•  Will we pay a different rate than other customers with the new utility companies or will that cost be shared across the board (potentially lowering our rate)?

These blog posts should keep me busy for a little while, but if you have a question that I have not asked, don’t hesitate to leave it as a comment and I will do my best to address your concern.  I hope you will bear with me as I work my way through these questions.  I look forward to digging deeper.

 

 

 

 

5 thoughts on “Let’s Get Specific

  1. Awesome, Thanks for addressing all these great questions residents have presented! Can’t wait to read some of the upcoming posts!

  2. As a resident yourself Mr. Mayor I trust whatever decision yourself and council decides on as I know it will be in the best interest of EM citizens. THANK YOU for your service

  3. I do have another question(s) for you to add to your list (if and when you have time to get to it)…. I am wondering if you could research and let us all know about the following possibilities.

    1. With the current amounts ($700k or so) coming from those to the general fund (right now there is budgeted about $250k for interfund transfers which Paul has explained to me is to only account for half the year assuming the sale goes through – so $500k interfund transfers and approx $200k in Late Fees/Disconnect & reconnect fees/etc that go into the general fund) If we kept Gas & Electric what would the possibilities of things we could use this amount for? I know it’s been explained the city can cover these “losses” through sales/property tax, but if we didn’t have to cover them and could use the $700,000 from Sales/Property taxes elsewhere have we looked into how far this would go each year towards roads, parks, rec center or a youth center, or possibly even lowering property taxes so we just don’t have this excess $700,000 and the money stays with the tax payer (which would be a savings of over $100 per household)?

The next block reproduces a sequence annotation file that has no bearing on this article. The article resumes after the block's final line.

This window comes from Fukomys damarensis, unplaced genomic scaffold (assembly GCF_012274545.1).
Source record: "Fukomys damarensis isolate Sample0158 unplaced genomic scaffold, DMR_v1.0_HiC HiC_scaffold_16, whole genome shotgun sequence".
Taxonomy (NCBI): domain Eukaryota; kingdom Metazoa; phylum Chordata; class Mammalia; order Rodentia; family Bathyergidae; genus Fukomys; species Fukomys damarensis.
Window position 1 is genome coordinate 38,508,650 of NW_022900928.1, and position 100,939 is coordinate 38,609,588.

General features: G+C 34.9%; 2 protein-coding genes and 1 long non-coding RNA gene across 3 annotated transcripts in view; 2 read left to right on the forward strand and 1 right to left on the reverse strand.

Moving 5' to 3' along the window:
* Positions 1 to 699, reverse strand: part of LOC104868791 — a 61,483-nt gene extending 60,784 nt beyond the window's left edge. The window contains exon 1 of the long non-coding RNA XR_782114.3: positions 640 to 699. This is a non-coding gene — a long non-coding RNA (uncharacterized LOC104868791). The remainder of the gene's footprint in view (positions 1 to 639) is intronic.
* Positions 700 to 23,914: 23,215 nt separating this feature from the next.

2. If we did keep the utilities and didn’t do the above what would be the possibility of hiring a separate Utility General Manager/HR, Secretary, and Accountant to run just the utilities (and let the current ones just focus on city related items)? With close to $1.5 million in administrative transfers & the other utility fees that go into general account from the utilities I would think we could hire a separate management for the utilities and still have quite a bit (more than half that amount) left over to save for infrastructure needs, future energy needs, or further lower rates?